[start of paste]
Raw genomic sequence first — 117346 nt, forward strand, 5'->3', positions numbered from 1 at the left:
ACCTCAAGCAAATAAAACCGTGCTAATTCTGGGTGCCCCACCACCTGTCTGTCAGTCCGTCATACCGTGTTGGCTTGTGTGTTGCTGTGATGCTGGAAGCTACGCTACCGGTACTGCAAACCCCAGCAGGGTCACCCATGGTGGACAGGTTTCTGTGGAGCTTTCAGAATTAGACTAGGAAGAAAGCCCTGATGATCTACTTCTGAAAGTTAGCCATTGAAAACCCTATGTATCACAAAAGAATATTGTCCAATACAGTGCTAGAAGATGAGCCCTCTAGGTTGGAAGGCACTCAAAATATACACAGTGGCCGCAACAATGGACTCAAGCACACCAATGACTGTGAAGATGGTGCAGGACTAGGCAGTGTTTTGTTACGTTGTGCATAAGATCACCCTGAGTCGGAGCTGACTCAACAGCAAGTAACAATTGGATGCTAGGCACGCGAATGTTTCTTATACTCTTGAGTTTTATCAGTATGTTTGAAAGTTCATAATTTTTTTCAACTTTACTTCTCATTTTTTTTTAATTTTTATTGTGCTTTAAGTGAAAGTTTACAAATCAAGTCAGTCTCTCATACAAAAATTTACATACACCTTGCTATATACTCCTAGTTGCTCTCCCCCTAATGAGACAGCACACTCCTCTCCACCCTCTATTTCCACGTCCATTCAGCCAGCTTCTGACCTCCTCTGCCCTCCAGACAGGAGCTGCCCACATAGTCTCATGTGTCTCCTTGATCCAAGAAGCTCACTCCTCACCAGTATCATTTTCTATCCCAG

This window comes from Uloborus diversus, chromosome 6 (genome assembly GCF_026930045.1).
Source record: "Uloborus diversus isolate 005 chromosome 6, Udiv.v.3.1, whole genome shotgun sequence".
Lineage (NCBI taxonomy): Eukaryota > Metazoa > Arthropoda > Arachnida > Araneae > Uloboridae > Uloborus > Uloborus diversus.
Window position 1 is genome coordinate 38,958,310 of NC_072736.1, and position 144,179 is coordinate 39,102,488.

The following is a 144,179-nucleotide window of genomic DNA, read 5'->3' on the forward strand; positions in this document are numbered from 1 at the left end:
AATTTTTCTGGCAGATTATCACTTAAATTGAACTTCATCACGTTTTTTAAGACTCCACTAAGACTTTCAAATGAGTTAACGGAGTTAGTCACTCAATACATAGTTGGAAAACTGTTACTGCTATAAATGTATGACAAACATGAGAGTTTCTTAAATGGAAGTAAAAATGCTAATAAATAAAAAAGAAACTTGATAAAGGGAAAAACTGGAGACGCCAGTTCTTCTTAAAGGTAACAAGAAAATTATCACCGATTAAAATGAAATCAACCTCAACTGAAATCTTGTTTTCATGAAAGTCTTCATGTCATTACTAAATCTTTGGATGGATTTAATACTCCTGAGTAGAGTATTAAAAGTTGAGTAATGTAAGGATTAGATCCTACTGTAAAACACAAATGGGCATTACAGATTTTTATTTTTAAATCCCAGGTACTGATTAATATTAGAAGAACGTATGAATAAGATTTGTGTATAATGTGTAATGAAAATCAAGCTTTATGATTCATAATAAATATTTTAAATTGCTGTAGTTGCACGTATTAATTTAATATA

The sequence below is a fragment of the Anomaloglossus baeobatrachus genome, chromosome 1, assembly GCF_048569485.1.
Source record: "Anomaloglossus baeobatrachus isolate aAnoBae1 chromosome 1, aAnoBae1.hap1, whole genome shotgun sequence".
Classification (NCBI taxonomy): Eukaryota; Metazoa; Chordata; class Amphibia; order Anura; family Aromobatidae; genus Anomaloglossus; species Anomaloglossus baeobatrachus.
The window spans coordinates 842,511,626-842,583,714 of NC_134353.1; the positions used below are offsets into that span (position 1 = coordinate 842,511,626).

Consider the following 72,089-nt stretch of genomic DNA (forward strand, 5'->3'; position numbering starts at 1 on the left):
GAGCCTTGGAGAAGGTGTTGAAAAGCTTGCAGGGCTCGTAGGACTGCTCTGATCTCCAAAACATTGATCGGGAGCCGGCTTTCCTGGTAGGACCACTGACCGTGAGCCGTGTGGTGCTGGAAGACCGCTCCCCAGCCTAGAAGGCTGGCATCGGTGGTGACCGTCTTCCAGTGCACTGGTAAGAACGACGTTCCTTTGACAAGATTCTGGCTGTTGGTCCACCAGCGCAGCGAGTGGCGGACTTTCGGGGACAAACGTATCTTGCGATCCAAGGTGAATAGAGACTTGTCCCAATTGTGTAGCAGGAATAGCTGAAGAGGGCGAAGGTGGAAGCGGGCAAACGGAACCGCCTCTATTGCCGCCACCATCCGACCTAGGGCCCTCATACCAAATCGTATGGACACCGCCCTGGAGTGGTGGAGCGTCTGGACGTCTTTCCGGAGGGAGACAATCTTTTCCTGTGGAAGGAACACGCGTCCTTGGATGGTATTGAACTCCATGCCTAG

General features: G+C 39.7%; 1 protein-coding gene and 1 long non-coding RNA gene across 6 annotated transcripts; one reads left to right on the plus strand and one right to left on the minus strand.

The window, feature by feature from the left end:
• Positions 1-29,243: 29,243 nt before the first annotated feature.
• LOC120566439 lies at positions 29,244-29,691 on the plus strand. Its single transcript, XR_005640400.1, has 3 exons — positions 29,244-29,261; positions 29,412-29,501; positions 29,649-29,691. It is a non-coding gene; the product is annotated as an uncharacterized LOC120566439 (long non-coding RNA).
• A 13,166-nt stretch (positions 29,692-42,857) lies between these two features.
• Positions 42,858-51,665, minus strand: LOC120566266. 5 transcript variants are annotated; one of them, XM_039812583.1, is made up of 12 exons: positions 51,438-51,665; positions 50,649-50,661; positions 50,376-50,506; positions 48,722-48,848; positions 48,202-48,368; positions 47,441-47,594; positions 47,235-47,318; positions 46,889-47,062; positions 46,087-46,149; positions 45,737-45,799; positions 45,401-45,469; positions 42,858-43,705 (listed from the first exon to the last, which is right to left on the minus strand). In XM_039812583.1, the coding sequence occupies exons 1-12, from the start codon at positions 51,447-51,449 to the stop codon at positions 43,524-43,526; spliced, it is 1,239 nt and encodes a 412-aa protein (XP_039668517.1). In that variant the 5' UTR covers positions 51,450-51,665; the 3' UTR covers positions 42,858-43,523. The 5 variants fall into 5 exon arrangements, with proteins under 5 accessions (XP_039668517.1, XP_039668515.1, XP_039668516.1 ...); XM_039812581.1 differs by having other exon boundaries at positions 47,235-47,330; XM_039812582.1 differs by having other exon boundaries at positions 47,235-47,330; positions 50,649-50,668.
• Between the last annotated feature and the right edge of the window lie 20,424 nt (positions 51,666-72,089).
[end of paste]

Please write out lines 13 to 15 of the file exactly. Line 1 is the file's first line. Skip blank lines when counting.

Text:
Consider the following 72,089-nt stretch of genomic DNA (forward strand, 5'->3'; position numbering starts at 1 on the left):
GAGCCTTGGAGAAGGTGTTGAAAAGCTTGCAGGGCTCGTAGGACTGCTCTGATCTCCAAAACATTGATCGGGAGCCGGCTTTCCTGGTAGGACCACTGACCGTGAGCCGTGTGGTGCTGGAAGACCGCTCCCCAGCCTAGAAGGCTGGCATCGGTGGTGACCGTCTTCCAGTGCACTGGTAAGAACGACGTTCCTTTGACAAGATTCTGGCTGTTGGTCCACCAGCGCAGCGAGTGGCGGACTTTCGGGGACAAACGTATCTTGCGATCCAAGGTGAATAGAGACTTGTCCCAATTGTGTAGCAGGAATAGCTGAAGAGGGCGAAGGTGGAAGCGGGCAAACGGAACCGCCTCTATTGCCGCCACCATCCGACCTAGGGCCCTCATACCAAATCGTATGGACACCGCCCTGGAGTGGTGGAGCGTCTGGACGTCTTTCCGGAGGGAGACAATCTTTTCCTGTGGAAGGAACACGCGTCCTTGGATGGTATTGAACTCCATGCCTAG

General features: G+C 39.7%; 1 protein-coding gene and 1 long non-coding RNA gene across 6 annotated transcripts; one reads left to right on the plus strand and one right to left on the minus strand.